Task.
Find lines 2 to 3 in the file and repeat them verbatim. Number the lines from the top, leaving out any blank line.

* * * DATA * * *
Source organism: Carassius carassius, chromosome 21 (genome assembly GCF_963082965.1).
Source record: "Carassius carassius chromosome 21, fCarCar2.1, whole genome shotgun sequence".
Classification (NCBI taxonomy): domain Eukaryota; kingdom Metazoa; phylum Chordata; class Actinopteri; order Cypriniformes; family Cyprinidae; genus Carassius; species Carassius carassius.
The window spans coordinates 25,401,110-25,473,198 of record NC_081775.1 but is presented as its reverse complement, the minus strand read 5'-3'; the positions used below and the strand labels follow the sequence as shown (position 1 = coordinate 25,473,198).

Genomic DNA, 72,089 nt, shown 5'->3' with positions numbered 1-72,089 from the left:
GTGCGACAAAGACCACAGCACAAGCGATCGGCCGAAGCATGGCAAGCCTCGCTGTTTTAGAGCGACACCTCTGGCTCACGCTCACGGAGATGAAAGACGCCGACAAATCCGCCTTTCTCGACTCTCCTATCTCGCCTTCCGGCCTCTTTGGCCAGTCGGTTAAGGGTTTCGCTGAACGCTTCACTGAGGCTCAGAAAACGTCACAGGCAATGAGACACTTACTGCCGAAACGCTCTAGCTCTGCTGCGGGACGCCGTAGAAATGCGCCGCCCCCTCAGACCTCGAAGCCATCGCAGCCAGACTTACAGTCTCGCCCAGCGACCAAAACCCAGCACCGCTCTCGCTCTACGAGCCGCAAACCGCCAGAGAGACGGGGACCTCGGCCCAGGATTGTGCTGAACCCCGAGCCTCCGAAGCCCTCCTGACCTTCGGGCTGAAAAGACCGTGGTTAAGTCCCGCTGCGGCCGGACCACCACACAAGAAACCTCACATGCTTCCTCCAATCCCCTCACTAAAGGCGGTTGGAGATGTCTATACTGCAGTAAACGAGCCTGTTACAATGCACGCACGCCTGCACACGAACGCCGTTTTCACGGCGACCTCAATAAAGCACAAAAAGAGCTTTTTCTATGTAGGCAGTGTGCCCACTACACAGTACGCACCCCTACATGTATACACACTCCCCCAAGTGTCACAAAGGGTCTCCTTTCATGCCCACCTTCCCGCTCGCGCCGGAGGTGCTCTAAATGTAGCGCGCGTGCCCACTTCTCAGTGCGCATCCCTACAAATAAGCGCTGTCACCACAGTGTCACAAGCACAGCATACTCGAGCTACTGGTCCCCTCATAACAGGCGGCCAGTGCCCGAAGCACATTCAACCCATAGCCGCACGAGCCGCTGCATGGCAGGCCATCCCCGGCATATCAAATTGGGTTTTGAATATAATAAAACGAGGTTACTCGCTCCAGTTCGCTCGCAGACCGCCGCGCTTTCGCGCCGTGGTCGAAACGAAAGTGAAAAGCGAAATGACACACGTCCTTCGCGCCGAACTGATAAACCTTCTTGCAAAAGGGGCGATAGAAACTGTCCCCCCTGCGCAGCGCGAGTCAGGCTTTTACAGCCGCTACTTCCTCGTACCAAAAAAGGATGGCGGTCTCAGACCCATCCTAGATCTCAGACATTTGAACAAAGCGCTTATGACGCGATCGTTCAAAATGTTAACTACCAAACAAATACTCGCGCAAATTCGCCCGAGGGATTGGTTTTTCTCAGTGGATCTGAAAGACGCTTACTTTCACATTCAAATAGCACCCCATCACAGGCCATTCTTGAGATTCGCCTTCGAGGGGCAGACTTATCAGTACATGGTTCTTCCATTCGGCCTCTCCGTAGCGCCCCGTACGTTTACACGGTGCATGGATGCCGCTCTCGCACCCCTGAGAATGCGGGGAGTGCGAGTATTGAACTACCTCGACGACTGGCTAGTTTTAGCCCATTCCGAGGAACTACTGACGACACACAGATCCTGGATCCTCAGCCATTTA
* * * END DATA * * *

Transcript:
Source record: "Carassius carassius chromosome 21, fCarCar2.1, whole genome shotgun sequence".
Classification (NCBI taxonomy): domain Eukaryota; kingdom Metazoa; phylum Chordata; class Actinopteri; order Cypriniformes; family Cyprinidae; genus Carassius; species Carassius carassius.